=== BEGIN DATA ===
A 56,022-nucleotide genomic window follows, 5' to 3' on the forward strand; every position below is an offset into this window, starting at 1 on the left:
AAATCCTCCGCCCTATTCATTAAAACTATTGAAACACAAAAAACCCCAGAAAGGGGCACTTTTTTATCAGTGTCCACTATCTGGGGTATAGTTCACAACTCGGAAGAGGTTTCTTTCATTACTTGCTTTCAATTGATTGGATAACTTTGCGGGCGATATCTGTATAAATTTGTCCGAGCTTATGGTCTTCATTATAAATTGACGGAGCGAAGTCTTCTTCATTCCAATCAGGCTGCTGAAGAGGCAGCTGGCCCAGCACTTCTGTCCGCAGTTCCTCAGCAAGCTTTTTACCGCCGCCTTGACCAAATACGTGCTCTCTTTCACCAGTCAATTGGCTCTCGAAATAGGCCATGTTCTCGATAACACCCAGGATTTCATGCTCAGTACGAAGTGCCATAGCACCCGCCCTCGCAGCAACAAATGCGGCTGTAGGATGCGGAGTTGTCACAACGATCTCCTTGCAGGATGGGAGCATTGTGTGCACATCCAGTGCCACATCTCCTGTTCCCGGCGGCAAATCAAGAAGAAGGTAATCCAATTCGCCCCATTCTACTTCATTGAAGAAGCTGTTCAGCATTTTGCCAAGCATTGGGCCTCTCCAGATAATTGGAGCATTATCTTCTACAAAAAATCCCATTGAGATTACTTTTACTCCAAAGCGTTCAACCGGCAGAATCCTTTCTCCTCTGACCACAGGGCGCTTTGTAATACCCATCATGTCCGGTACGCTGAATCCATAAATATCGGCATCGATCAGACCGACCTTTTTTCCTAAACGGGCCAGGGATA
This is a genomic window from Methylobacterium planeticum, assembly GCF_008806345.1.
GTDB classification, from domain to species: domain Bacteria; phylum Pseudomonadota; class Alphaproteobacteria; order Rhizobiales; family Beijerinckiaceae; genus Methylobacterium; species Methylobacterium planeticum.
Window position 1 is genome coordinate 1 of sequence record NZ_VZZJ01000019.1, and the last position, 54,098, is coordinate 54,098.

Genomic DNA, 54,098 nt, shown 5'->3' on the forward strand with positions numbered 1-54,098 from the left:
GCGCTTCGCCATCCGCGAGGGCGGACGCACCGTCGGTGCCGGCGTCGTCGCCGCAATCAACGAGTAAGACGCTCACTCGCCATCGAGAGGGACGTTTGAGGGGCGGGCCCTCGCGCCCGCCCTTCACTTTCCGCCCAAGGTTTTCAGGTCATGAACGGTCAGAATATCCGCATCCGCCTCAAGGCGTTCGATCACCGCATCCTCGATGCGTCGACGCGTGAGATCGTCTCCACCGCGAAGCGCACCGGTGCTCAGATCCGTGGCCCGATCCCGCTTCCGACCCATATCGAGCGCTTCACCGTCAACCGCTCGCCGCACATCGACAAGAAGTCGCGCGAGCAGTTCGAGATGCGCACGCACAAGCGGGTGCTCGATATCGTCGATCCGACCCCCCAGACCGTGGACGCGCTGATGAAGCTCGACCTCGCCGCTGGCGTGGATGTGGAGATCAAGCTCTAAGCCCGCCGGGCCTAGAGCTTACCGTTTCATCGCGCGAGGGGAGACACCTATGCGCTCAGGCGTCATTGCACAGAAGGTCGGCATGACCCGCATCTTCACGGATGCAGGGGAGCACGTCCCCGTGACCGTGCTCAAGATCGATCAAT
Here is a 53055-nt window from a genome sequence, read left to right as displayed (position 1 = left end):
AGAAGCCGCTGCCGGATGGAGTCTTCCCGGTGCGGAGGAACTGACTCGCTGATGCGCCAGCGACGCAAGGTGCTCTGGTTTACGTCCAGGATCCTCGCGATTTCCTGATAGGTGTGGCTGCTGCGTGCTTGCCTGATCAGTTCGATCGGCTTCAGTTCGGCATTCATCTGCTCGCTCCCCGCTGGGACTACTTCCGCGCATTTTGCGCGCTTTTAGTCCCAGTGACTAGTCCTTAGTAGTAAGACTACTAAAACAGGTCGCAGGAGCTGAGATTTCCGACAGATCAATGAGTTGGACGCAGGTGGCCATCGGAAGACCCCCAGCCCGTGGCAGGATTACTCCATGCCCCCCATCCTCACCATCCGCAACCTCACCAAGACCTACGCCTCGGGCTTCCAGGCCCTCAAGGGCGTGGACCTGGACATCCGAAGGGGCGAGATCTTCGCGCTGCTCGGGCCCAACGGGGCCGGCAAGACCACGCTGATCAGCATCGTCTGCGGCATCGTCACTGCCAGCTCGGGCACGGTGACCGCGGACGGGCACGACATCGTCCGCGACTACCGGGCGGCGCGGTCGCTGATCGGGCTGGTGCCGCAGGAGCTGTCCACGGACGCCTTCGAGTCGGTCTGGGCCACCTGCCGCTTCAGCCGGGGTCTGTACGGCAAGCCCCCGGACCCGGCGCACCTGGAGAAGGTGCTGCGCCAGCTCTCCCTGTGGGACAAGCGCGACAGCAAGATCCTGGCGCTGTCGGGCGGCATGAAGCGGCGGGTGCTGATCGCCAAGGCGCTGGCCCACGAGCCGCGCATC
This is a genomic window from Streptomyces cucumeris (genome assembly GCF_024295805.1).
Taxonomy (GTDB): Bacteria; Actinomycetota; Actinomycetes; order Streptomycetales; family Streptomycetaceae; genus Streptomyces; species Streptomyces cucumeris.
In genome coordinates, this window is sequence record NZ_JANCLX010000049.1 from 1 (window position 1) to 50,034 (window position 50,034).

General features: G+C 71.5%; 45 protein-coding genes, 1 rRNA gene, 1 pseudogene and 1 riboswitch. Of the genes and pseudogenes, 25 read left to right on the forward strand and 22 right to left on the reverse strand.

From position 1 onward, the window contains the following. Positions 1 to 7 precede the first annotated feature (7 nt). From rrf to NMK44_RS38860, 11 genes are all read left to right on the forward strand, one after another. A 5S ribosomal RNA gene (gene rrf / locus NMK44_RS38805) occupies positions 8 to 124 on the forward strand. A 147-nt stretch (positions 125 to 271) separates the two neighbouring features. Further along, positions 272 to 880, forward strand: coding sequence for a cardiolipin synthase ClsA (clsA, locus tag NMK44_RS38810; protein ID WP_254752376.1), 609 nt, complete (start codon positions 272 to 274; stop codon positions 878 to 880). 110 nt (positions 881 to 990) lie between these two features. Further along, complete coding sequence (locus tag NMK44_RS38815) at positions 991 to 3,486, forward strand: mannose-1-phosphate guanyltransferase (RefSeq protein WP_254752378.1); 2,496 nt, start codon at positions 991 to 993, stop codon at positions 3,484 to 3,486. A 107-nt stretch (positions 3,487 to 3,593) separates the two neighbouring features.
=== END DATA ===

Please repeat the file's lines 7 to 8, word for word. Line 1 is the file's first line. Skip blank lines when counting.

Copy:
GCGCTTCGCCATCCGCGAGGGCGGACGCACCGTCGGTGCCGGCGTCGTCGCCGCAATCAACGAGTAAGACGCTCACTCGCCATCGAGAGGGACGTTTGAGGGGCGGGCCCTCGCGCCCGCCCTTCACTTTCCGCCCAAGGTTTTCAGGTCATGAACGGTCAGAATATCCGCATCCGCCTCAAGGCGTTCGATCACCGCATCCTCGATGCGTCGACGCGTGAGATCGTCTCCACCGCGAAGCGCACCGGTGCTCAGATCCGTGGCCCGATCCCGCTTCCGACCCATATCGAGCGCTTCACCGTCAACCGCTCGCCGCACATCGACAAGAAGTCGCGCGAGCAGTTCGAGATGCGCACGCACAAGCGGGTGCTCGATATCGTCGATCCGACCCCCCAGACCGTGGACGCGCTGATGAAGCTCGACCTCGCCGCTGGCGTGGATGTGGAGATCAAGCTCTAAGCCCGCCGGGCCTAGAGCTTACCGTTTCATCGCGCGAGGGGAGACACCTATGCGCTCAGGCGTCATTGCACAGAAGGTCGGCATGACCCGCATCTTCACGGATGCAGGGGAGCACGTCCCCGTGACCGTGCTCAAGATCGATCAAT
Here is a 53055-nt window from a genome sequence, read left to right as displayed (position 1 = left end):